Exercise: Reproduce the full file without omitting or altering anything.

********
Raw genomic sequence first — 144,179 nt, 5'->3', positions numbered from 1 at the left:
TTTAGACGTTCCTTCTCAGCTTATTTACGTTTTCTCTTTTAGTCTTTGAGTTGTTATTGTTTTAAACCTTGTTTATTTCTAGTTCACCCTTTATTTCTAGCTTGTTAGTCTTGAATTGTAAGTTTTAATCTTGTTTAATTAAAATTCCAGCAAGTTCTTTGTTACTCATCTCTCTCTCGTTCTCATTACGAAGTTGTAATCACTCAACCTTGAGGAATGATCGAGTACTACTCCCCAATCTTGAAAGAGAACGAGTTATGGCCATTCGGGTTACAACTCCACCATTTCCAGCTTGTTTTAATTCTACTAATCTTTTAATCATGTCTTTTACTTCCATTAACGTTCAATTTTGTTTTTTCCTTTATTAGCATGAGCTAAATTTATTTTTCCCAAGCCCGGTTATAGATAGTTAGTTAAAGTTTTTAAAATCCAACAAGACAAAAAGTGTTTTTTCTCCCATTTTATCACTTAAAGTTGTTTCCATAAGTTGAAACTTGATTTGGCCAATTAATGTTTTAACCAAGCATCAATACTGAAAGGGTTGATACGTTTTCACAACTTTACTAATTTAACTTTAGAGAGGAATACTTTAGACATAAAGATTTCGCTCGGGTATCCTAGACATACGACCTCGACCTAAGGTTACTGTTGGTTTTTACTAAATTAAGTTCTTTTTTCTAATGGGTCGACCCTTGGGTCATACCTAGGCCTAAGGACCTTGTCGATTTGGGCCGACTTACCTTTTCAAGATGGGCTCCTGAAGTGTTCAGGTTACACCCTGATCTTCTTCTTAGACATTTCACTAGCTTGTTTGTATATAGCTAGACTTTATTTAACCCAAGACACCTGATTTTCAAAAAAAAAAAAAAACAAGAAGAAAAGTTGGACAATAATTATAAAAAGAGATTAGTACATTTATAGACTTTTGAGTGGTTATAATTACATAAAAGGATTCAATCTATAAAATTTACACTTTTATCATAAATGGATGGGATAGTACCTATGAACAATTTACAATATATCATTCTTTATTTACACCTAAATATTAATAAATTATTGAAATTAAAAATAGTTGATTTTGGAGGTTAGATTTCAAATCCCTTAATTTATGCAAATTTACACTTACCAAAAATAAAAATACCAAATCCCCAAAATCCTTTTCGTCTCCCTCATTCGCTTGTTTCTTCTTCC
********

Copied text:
Raw genomic sequence first — 144,179 nt, 5'->3', positions numbered from 1 at the left:
TTTAGACGTTCCTTCTCAGCTTATTTACGTTTTCTCTTTTAGTCTTTGAGTTGTTATTGTTTTAAACCTTGTTTATTTCTAGTTCACCCTTTATTTCTAGCTTGTTAGTCTTGAATTGTAAGTTTTAATCTTGTTTAATTAAAATTCCAGCAAGTTCTTTGTTACTCATCTCTCTCTCGTTCTCATTACGAAGTTGTAATCACTCAACCTTGAGGAATGATCGAGTACTACTCCCCAATCTTGAAAGAGAACGAGTTATGGCCATTCGGGTTACAACTCCACCATTTCCAGCTTGTTTTAATTCTACTAATCTTTTAATCATGTCTTTTACTTCCATTAACGTTCAATTTTGTTTTTTCCTTTATTAGCATGAGCTAAATTTATTTTTCCCAAGCCCGGTTATAGATAGTTAGTTAAAGTTTTTAAAATCCAACAAGACAAAAAGTGTTTTTTCTCCCATTTTATCACTTAAAGTTGTTTCCATAAGTTGAAACTTGATTTGGCCAATTAATGTTTTAACCAAGCATCAATACTGAAAGGGTTGATACGTTTTCACAACTTTACTAATTTAACTTTAGAGAGGAATACTTTAGACATAAAGATTTCGCTCGGGTATCCTAGACATACGACCTCGACCTAAGGTTACTGTTGGTTTTTACTAAATTAAGTTCTTTTTTCTAATGGGTCGACCCTTGGGTCATACCTAGGCCTAAGGACCTTGTCGATTTGGGCCGACTTACCTTTTCAAGATGGGCTCCTGAAGTGTTCAGGTTACACCCTGATCTTCTTCTTAGACATTTCACTAGCTTGTTTGTATATAGCTAGACTTTATTTAACCCAAGACACCTGATTTTCAAAAAAAAAAAAAAACAAGAAGAAAAGTTGGACAATAATTATAAAAAGAGATTAGTACATTTATAGACTTTTGAGTGGTTATAATTACATAAAAGGATTCAATCTATAAAATTTACACTTTTATCATAAATGGATGGGATAGTACCTATGAACAATTTACAATATATCATTCTTTATTTACACCTAAATATTAATAAATTATTGAAATTAAAAATAGTTGATTTTGGAGGTTAGATTTCAAATCCCTTAATTTATGCAAATTTACACTTACCAAAAATAAAAATACCAAATCCCCAAAATCCTTTTCGTCTCCCTCATTCGCTTGTTTCTTCTTCC